Essay on The Republic, Plato, By Socrates

1068 Words Oct 31st, 2015 null Page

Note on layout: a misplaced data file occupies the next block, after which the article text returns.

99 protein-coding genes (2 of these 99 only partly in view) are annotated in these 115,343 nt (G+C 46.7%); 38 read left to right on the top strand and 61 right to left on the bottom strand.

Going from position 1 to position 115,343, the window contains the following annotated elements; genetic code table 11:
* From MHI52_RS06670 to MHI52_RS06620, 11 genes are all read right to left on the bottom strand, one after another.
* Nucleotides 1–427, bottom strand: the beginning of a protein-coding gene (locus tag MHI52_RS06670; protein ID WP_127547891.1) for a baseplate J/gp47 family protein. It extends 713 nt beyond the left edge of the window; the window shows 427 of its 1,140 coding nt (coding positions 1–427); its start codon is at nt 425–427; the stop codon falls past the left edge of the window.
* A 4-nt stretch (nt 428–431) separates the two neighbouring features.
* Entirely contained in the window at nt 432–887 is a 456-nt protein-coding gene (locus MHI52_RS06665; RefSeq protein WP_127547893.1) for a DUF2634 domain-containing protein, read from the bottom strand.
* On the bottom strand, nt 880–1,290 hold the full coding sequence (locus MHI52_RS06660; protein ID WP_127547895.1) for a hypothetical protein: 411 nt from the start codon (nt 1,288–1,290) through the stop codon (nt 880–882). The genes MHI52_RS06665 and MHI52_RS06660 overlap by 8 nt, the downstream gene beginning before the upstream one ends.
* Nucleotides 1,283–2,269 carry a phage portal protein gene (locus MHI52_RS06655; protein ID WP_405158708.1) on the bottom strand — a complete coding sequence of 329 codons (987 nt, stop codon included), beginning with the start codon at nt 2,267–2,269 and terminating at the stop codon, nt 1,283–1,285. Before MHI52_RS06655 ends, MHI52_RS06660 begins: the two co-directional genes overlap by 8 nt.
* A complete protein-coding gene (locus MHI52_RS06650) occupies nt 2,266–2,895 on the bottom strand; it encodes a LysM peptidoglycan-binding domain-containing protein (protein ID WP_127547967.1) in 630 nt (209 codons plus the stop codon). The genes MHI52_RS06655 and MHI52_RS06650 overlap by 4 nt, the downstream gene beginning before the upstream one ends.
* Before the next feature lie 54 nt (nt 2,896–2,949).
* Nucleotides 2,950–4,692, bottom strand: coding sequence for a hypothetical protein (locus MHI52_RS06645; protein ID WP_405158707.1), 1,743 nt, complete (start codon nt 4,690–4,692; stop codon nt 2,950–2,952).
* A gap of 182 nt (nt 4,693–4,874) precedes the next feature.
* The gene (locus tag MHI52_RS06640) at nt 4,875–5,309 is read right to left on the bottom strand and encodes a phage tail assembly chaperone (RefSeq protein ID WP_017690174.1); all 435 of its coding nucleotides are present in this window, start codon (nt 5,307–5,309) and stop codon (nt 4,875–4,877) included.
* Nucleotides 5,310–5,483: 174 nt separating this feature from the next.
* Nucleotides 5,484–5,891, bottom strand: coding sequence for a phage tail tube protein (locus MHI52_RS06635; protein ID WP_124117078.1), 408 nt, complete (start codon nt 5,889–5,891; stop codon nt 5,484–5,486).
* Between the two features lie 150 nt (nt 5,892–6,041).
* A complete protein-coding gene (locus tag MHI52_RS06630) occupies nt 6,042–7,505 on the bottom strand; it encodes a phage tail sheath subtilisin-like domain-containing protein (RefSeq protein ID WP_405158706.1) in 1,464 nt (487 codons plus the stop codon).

In The Republic, Plato, through Socrates, argues for the necessity of philosophy and ideals as a means of guiding the practical application of politics - the two are completely dependent upon each other. While human nature and the erotic impulse make these philosophical ideals and theories impossible to attain, striving for the perfect regime results in a more just city than that regime which is focused wholly on the practical and possible. The argument set forth in The Republic relates to an ideal, and the validity of ideals – from the beginning, Socrates clarifies that this is in no way a practical city, nor is their discussion concerned with that which falls in the realm of possible; rather, they are discussing a regime of perfection. While this whole discussion may seem to be useless according to those concerned with practice, Socrates makes it clear that this discussion, while impractical, is worthwhile, “Do you suppose that what we say is any less good on account of our not being able to prove that it is possible to found a city the same as the one in speech?” (472e). Socrates acknowledges that his theory will never be put into practice, nor could it, yet he decides to think about it and discuss it anyway, because there is something worthwhile in the creation of an ideal. There is no dichotomy between the goodness of theory and practice of politics – one is not “less good” because of its inability to be applied, nor is the other “less good” because of its forsaking…

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